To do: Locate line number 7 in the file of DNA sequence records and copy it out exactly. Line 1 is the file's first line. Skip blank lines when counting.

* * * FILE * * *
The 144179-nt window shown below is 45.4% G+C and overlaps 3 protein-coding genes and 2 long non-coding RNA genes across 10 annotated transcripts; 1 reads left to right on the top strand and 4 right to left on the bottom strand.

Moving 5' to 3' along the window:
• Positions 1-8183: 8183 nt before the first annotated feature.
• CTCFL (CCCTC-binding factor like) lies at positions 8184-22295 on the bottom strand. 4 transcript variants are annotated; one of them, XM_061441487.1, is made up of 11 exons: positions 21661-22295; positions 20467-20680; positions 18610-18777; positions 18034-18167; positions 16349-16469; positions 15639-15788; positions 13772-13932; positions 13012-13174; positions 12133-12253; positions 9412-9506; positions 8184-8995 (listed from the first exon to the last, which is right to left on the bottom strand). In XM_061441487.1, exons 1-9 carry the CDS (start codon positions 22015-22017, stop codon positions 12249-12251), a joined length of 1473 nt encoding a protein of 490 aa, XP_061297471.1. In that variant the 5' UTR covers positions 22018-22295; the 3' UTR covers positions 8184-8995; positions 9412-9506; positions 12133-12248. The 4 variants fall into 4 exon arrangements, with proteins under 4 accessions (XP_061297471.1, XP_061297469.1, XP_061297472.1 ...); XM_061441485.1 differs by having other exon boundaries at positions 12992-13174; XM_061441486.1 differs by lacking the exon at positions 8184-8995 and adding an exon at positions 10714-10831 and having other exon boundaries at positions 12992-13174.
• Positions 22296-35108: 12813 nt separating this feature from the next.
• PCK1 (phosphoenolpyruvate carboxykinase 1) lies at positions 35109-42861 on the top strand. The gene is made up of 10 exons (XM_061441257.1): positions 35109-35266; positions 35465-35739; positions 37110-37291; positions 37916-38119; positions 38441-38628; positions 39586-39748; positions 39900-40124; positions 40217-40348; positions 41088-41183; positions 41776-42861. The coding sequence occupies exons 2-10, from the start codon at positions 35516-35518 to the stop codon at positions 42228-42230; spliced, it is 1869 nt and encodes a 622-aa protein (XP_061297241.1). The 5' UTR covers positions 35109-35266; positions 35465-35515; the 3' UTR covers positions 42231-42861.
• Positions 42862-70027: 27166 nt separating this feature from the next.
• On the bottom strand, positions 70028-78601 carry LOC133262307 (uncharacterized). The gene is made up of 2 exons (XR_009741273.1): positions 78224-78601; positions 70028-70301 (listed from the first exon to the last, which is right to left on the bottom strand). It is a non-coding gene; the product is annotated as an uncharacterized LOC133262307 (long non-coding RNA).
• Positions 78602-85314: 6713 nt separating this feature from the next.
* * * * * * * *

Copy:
• Positions 42862-70027: 27166 nt separating this feature from the next.